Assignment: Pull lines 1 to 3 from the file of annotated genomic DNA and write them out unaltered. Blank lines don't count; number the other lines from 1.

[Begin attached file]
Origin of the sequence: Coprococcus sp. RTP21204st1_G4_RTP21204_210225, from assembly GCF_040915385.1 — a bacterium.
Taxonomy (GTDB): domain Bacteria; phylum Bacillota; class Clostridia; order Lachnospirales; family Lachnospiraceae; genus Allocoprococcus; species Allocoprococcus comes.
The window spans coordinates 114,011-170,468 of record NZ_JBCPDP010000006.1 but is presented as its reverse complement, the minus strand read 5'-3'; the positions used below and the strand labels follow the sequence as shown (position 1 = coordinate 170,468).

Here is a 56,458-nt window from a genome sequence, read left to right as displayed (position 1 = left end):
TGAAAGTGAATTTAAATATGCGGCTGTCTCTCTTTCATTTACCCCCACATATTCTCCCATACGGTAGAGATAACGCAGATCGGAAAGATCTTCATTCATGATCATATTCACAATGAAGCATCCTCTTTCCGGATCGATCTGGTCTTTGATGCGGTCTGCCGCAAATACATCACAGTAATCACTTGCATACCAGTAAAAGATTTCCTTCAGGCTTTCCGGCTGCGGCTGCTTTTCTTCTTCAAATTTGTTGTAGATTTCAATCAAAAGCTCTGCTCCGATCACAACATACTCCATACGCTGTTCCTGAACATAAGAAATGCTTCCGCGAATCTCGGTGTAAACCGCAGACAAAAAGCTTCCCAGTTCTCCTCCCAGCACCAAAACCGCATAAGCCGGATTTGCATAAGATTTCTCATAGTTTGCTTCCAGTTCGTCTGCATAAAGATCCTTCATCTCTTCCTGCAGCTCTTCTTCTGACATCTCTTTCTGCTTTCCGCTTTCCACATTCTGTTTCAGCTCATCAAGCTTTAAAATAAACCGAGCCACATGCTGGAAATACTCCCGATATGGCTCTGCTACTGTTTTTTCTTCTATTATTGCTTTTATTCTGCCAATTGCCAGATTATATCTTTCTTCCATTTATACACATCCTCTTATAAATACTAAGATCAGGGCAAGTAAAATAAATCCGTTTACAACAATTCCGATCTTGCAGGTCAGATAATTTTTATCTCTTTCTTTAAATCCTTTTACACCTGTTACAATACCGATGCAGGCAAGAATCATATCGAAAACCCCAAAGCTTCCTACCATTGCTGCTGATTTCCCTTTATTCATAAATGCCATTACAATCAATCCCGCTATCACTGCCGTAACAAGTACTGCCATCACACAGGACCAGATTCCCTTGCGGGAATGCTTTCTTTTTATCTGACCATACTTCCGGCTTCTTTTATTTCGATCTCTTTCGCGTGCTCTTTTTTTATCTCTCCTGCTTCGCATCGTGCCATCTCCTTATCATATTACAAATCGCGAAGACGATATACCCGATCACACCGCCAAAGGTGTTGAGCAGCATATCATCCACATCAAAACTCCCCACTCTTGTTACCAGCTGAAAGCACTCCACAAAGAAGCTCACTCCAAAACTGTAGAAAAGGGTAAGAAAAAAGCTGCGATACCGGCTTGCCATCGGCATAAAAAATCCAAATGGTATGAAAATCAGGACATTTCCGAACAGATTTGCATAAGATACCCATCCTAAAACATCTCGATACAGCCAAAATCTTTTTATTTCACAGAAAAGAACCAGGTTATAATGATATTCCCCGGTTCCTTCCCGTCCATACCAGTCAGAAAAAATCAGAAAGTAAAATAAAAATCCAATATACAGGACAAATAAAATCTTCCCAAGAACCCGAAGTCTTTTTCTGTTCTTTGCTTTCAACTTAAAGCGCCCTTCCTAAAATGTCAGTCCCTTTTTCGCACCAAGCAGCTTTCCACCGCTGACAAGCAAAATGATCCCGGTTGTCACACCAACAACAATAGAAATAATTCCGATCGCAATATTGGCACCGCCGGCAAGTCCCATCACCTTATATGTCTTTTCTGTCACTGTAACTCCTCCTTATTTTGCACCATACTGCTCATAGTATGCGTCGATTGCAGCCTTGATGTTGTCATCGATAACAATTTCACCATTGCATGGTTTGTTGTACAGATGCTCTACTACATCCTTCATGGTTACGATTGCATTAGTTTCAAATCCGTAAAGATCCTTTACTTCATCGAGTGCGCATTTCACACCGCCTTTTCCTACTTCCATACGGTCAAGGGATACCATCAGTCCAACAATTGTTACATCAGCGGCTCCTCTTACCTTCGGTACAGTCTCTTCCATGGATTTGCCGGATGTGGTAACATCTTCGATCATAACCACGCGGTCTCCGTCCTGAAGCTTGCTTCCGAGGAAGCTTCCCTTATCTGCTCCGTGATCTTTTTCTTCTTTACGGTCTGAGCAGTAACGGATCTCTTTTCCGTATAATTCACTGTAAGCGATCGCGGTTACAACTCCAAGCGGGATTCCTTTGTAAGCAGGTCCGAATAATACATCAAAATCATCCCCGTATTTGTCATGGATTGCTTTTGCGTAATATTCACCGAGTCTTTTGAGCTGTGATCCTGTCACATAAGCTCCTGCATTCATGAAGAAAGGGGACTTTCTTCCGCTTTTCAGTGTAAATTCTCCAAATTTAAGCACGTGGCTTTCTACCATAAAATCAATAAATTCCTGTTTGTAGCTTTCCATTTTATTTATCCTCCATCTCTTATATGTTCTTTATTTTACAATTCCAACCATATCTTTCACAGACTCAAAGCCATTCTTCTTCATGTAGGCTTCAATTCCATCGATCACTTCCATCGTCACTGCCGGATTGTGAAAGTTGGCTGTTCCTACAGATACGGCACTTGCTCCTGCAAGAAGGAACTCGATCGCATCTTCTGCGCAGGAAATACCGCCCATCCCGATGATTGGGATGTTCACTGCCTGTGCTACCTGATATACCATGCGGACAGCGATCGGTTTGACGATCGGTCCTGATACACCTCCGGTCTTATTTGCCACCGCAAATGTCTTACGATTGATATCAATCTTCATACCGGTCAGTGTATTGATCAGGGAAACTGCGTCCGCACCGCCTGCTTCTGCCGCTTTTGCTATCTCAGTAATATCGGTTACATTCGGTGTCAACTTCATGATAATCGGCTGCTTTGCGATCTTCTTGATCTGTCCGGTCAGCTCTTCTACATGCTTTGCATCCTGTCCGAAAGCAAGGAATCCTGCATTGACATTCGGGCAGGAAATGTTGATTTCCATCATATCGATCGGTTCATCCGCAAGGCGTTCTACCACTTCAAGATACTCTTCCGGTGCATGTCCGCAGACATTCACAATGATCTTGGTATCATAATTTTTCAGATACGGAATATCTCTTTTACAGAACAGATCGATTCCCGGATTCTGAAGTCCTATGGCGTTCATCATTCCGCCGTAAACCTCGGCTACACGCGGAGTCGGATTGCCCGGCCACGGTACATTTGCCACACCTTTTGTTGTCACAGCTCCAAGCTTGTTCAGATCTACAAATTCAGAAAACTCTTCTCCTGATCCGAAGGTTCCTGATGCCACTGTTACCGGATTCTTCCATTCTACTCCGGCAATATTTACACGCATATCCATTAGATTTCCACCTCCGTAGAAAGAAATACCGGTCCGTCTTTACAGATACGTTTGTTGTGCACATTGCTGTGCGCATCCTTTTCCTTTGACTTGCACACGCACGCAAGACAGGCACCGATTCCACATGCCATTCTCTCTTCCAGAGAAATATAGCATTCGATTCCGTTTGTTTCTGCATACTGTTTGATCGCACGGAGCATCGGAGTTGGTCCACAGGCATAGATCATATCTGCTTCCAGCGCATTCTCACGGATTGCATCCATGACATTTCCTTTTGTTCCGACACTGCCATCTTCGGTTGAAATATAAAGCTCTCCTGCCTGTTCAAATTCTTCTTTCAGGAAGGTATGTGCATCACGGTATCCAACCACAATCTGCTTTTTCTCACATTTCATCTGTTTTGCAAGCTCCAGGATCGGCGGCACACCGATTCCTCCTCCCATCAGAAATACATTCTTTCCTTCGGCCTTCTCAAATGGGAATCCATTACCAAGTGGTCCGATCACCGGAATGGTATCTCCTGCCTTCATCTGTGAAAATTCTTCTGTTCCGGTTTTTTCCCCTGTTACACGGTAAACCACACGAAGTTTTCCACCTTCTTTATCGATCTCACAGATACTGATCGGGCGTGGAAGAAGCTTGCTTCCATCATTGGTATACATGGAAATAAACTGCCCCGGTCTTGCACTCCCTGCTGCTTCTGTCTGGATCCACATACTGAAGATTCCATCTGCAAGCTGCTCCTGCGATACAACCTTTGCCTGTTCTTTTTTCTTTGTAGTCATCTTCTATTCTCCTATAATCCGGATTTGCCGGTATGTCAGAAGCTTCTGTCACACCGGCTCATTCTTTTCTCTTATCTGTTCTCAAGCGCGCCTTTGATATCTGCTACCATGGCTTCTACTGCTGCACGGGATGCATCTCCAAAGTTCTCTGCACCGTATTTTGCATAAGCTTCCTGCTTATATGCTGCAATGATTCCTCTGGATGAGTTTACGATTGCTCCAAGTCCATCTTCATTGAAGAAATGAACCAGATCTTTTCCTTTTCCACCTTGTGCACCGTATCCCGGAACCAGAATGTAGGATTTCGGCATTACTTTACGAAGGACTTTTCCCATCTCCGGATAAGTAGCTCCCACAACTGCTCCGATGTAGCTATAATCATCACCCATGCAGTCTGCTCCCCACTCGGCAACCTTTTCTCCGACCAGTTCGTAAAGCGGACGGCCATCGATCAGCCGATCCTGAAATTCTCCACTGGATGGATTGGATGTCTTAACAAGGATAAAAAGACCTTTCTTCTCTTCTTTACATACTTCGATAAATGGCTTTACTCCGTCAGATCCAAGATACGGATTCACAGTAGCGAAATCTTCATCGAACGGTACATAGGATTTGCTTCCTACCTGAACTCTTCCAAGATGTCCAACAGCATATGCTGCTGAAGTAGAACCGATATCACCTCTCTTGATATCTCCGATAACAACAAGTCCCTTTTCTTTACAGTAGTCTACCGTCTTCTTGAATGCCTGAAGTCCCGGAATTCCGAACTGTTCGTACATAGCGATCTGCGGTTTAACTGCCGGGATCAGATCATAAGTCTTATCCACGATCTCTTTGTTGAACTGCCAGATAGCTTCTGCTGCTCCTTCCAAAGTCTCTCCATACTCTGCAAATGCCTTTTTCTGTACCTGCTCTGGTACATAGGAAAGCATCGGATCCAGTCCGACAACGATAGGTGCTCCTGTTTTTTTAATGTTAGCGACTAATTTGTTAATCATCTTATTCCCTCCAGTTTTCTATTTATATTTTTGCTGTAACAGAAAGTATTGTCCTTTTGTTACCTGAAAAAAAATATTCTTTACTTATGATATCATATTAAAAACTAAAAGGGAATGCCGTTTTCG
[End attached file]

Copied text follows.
Origin of the sequence: Coprococcus sp. RTP21204st1_G4_RTP21204_210225, from assembly GCF_040915385.1 — a bacterium.
Taxonomy (GTDB): domain Bacteria; phylum Bacillota; class Clostridia; order Lachnospirales; family Lachnospiraceae; genus Allocoprococcus; species Allocoprococcus comes.
The window spans coordinates 114,011-170,468 of record NZ_JBCPDP010000006.1 but is presented as its reverse complement, the minus strand read 5'-3'; the positions used below and the strand labels follow the sequence as shown (position 1 = coordinate 170,468).